Why You Must Visit the Hanging Gardens of Bali in Ubud

When you think of Bali, your thoughts may conjure up images of beach sunsets, cocktails, temples and rice paddies. What you might not know about Bali, is the abundance of luxurious resorts built around the rainforests in the Ubud district. One such place you would be a fool to miss on your visit, is the Hanging Gardens of Bali resort. This 5-star luxury hotel, spa and restaurant can be found nestled within Bali’s beautiful uplands.

hanging gardens of bali
This unique pool is suspended over the dense rainforest, giving swimmers the unique sensation of floating above the treetops. Photo: Hanging Gardens of Bali

The iconic Hanging Gardens of Bali has topped the 2016 Condé Nast Traveller list for the “#1 Honeymoon destination in Bali,” achieved the 2016 Luxury Spa Award for the Best Luxury Destination Spa and was named the 2014 ForbesLife Indonesia’s “#1 hottest resort in Bali.” When you visit, you will easily understand why.

Choose to either stay in one of the 44 private thatched villas and suites, each with their own infinity pool, or stop by for lunch and enjoy one of the best resort views you are likely to see on your travels. Ever.

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Million dollar views at the Hanging Gardens of Bali. Photo: Erica Louise

Due to the tranquil nature of the resort, which houses more honeymooners than families, my posse of four — two young sons, my husband and I — chose not to stay at the resort, but instead booked a lunch package to enjoy the facilities.

Getting here feels like you are miles from anywhere, driving along windy roads passing by sleepy Balinese villages. As you enter the resort, you are greeted by security, and welcomed into the lobby. A small cable car takes you down to the resort in the restaurant (exciting for the kids), where you will be wowed at the scene that emerges in front of you; two twin-tiered infinity pools that extend out to the views across the rainforests, with a temple in the far distance.

hanging gardens of bali
Cable car down to the Hanging Gardens of Bali restaurant and pools. Photo: Erica Louise

There are various lunch packages you can choose to enjoy the resort, a two-course does not include a dip in the pools, but there are other deals that do. Afternoon tea packages are also available to book. Lunches consist of an appetizer, main and dessert; a handful of each are available on the menu for you to choose. Children’s options are provided on a separate menu. We dined, and we dined well, but, let’s be honest, it wasn’t so much the food we came for, but the views and the serenity. The pictures speak for themselves.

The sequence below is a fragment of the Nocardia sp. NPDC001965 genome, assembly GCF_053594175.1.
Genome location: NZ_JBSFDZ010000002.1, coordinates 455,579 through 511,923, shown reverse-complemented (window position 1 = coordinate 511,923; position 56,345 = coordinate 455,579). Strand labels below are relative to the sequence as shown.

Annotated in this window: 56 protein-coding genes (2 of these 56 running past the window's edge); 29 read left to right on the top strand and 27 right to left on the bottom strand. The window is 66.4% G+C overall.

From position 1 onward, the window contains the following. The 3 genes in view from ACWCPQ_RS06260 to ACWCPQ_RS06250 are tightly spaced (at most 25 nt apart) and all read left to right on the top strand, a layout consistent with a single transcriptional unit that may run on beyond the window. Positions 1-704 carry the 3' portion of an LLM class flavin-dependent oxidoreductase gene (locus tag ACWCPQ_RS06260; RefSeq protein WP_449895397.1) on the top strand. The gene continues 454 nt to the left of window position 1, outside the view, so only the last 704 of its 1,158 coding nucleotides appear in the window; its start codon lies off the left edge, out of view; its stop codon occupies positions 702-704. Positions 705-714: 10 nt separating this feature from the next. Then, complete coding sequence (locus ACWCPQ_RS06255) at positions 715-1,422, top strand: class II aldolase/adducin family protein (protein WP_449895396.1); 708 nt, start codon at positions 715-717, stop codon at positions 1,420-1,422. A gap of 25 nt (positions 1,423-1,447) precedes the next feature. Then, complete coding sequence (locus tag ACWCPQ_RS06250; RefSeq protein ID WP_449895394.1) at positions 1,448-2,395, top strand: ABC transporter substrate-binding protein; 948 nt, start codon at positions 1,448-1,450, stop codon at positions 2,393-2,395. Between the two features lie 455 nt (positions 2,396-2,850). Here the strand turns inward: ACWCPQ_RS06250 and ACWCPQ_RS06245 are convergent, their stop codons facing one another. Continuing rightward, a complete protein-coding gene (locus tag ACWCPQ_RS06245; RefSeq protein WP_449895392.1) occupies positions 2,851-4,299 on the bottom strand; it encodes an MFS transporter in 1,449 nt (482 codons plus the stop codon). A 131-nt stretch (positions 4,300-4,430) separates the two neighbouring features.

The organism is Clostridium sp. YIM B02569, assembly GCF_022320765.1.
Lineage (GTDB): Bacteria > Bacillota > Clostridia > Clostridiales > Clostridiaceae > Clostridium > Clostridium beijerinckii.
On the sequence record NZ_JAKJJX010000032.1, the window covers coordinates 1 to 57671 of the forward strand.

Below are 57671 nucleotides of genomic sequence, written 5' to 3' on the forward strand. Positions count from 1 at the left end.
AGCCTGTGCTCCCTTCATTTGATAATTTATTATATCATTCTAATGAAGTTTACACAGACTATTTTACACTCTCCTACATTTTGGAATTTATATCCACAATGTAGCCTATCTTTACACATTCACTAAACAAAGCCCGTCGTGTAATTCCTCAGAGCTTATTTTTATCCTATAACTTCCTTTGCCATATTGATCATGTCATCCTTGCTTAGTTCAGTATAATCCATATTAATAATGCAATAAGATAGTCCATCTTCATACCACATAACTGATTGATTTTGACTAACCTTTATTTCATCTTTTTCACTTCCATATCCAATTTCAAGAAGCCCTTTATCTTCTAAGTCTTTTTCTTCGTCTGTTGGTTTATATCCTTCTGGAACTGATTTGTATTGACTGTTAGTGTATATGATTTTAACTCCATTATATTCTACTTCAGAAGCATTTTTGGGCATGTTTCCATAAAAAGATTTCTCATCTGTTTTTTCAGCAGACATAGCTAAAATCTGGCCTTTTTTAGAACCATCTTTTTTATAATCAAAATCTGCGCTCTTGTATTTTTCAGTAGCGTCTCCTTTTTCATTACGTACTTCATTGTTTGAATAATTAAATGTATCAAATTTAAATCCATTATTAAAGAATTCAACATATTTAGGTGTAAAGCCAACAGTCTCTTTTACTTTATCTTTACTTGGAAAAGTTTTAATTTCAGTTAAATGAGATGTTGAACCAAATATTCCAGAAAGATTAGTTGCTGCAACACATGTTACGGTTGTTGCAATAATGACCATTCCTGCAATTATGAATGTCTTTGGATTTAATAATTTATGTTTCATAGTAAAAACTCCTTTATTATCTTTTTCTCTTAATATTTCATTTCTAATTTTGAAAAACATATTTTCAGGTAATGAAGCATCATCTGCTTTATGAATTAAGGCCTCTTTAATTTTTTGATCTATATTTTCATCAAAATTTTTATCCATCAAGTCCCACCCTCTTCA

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Lunch at Hanging Gardens of Bali. Photo: Erica Louise

After an hour and a half, our kids were ready to go, (us grown-ups more reluctantly so!), and arranged for our driver to take us into Ubud. Ubud is Bali’s cultural tourist capital filled with art, handicrafts, yoga and spa retreats, and cafes selling wholesome food. Bear in mind that Ubud is around 20-30 minutes drive, there is a shuttle available from the hotel if you are a resident, otherwise, book a driver, as we did, to take you into town.

hanging gardens of bali
Steps down to the second pool. Photo: Erica Louise

You could easily spend weeks in Ubud, enjoying the many galleries, museums, temples and relaxed ambiance. Other nearby attractions include soaking in the beauty of the rice paddies, a walk in the world famous Monkey Forest, cooking lessons, or an early morning bathe with the elephants at the Elephant Safari Lodge.

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Top tier pool at the Hanging Gardens of Bali. Photo: Erica Louise

Ubud and The Hanging Gardens of Bali can be reached in a day if you are staying at one of Bali’s coastal resorts. Be aware, traffic can be pretty terrible in Bali, on a good run you are looking at around 90 minutes one way from Seminyak and Nusa Dua. Hiring a driver is the best way to go.

Book your stay or lunch at The Hanging Gardens of Bali online, and whatever you do, don’t forget your camera.

About Erica Louise

Erica LouiseErica Louise hails from the United Kingdom and migrated to Australia in 2005. Erica worked in the international travel industry for many years, recruiting volunteers to work in remote communities around the world in the name of community development and wildlife conservation research. When Erica is not writing and creating for her ethical fashion blog Recycled Fashion, she writes, edits and runs the social media pages for KidTown Melbourne and Melbourne Mums Group, as well as the Melbourne column for Weekend Notes. Follow her on Facebook, Instagram, and Twitter.

Click here to read Erica's articles

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